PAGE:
In today's 365 Days of Astronomy podcast, Mike Simonsen talks about whether visual astronomers (those who use their eyeball, not photography or digital imaging, to make measurements of the brightnesses of stars) can still contribute to modern astronomical research. And the answer is, yes, even in this age of robotic telescopes, all-sky surveys, and computerized cameras, visual observers can still make valuable contributions. If you haven't already listened to the podcast, go listen, and see if you agree. (And, while you are at it, subscribe to the podcast so you can get a daily dose of astronomy through the end of the year.)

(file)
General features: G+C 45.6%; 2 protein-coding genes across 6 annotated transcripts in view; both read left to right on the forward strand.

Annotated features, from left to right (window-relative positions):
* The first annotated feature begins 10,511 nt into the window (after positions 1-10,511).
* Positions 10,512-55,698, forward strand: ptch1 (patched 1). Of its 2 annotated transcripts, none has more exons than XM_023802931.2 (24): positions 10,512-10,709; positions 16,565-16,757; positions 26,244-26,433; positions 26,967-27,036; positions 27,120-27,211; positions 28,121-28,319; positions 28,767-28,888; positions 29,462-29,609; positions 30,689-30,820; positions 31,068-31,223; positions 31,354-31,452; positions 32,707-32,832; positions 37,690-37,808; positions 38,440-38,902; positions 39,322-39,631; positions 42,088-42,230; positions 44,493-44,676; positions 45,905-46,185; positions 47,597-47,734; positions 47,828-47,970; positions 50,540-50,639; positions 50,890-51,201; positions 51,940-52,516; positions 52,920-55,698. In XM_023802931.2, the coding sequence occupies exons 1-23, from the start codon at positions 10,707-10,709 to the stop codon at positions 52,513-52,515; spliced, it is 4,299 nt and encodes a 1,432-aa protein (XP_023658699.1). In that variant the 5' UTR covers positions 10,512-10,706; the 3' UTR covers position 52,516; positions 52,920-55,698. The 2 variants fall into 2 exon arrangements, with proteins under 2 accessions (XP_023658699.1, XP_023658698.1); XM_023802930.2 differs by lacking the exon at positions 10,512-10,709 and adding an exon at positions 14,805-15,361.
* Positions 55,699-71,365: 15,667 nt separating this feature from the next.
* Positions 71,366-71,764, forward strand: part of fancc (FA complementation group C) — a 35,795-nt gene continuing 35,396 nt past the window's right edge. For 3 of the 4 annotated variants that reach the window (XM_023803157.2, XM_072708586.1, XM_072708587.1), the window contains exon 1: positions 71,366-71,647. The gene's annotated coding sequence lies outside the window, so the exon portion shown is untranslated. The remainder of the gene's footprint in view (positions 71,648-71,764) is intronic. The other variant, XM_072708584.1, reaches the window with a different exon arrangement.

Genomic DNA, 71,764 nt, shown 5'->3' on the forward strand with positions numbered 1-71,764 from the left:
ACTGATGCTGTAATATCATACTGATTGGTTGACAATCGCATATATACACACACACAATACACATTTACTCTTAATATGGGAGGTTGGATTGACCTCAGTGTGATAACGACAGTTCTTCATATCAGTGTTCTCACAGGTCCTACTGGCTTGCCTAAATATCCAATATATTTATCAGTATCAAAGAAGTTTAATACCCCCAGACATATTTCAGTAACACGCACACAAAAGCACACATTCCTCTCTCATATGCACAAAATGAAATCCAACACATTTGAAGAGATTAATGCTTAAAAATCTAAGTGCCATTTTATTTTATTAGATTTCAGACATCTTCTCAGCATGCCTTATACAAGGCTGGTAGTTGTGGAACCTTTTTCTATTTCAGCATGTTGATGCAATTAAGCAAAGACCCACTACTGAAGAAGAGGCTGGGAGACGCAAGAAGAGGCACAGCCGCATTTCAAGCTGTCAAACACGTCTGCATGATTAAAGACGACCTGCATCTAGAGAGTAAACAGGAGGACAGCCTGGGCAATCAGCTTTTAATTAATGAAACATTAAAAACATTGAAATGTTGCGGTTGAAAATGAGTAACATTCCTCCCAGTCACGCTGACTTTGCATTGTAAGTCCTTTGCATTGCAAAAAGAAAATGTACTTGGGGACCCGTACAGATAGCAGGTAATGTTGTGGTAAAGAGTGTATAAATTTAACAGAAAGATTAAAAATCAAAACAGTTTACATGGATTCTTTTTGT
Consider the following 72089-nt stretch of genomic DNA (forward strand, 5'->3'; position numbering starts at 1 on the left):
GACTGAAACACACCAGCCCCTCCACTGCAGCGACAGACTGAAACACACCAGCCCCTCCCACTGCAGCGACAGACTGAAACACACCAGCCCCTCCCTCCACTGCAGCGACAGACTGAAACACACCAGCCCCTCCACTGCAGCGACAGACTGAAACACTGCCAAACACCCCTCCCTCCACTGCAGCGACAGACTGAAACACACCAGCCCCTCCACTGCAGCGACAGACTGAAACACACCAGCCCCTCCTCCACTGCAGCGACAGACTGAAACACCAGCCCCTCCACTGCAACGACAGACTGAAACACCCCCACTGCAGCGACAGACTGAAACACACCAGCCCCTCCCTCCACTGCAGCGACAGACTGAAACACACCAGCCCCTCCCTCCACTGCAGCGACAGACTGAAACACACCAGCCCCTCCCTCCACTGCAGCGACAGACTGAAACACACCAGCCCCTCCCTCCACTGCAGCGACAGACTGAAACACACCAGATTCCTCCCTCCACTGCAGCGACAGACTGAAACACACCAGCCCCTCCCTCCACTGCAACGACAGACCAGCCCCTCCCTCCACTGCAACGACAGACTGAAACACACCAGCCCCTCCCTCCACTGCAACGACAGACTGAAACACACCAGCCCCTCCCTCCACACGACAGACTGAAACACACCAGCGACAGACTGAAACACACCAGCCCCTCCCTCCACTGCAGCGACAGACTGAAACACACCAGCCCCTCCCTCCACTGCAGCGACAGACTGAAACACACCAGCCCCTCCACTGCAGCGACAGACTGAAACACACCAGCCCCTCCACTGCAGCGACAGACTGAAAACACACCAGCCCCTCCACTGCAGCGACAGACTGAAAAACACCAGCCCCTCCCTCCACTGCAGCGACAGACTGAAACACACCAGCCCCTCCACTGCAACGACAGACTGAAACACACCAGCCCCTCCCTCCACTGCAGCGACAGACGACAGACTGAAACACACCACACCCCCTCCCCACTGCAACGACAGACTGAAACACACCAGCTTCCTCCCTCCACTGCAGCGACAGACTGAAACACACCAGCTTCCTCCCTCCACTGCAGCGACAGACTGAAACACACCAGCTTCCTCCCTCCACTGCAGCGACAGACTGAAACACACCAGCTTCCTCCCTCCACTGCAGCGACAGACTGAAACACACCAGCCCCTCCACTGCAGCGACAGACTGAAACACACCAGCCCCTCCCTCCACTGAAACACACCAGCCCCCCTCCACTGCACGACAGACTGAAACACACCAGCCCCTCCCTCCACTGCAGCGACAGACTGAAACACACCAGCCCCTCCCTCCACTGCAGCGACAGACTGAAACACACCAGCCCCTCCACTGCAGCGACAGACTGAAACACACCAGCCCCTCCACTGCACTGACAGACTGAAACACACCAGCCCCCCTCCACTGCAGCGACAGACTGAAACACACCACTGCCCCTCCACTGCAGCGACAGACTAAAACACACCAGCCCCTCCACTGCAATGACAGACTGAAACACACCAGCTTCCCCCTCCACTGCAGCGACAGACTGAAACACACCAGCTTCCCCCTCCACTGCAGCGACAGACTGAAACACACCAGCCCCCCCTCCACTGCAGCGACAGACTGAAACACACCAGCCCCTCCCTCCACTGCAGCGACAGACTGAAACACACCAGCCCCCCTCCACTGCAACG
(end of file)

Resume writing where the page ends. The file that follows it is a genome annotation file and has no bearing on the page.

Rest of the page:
Mike covers all of the arguments pretty well, so I have no real points to add. Amateur and semi-professional astronomers contribute in a lot of ways to professional research, from studying nearby stars to studying distant galaxies. There's a lot of important, fundamental work that would not get done without their help, and I think most of us professionals realize the amount and quality of the work this unpaid workforce does for our science.